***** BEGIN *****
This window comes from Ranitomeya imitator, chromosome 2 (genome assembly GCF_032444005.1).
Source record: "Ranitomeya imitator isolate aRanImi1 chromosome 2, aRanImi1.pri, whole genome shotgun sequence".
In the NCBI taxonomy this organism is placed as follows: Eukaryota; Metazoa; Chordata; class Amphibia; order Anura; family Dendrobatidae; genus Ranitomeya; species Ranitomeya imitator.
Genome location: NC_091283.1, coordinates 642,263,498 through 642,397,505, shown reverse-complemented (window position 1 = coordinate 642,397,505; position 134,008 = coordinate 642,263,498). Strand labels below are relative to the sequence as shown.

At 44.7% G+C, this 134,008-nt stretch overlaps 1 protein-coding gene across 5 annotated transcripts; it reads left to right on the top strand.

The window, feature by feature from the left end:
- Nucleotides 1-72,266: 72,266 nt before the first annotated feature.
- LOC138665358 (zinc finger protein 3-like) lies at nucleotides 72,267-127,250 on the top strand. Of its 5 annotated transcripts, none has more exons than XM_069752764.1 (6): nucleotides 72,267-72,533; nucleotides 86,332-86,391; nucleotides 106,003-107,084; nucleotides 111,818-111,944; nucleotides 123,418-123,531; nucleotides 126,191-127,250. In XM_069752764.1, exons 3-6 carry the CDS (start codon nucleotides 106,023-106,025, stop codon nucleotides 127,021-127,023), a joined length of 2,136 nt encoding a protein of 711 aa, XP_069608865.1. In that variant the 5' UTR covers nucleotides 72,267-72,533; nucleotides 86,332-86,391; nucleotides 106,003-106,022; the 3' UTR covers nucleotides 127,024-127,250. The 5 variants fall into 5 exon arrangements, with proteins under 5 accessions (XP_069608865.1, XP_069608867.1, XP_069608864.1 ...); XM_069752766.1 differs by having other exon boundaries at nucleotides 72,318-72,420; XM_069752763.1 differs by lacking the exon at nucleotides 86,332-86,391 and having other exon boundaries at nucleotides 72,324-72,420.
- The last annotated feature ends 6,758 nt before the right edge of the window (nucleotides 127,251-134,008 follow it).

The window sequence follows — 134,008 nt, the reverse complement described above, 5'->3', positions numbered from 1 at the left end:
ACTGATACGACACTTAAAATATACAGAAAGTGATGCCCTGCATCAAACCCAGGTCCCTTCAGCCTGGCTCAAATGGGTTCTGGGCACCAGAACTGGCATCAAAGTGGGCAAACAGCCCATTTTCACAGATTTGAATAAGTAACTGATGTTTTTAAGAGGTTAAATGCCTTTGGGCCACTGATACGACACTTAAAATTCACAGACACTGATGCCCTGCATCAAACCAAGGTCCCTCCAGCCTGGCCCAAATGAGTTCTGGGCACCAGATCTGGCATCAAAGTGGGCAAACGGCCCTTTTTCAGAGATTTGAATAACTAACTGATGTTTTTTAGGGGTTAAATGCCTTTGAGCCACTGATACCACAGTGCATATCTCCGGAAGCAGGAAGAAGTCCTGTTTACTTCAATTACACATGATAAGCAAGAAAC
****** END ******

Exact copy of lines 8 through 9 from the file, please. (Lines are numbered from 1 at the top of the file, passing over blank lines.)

- LOC138665358 (zinc finger protein 3-like) lies at nucleotides 72,267-127,250 on the top strand. Of its 5 annotated transcripts, none has more exons than XM_069752764.1 (6): nucleotides 72,267-72,533; nucleotides 86,332-86,391; nucleotides 106,003-107,084; nucleotides 111,818-111,944; nucleotides 123,418-123,531; nucleotides 126,191-127,250. In XM_069752764.1, exons 3-6 carry the CDS (start codon nucleotides 106,023-106,025, stop codon nucleotides 127,021-127,023), a joined length of 2,136 nt encoding a protein of 711 aa, XP_069608865.1. In that variant the 5' UTR covers nucleotides 72,267-72,533; nucleotides 86,332-86,391; nucleotides 106,003-106,022; the 3' UTR covers nucleotides 127,024-127,250. The 5 variants fall into 5 exon arrangements, with proteins under 5 accessions (XP_069608865.1, XP_069608867.1, XP_069608864.1 ...); XM_069752766.1 differs by having other exon boundaries at nucleotides 72,318-72,420; XM_069752763.1 differs by lacking the exon at nucleotides 86,332-86,391 and having other exon boundaries at nucleotides 72,324-72,420.
- The last annotated feature ends 6,758 nt before the right edge of the window (nucleotides 127,251-134,008 follow it).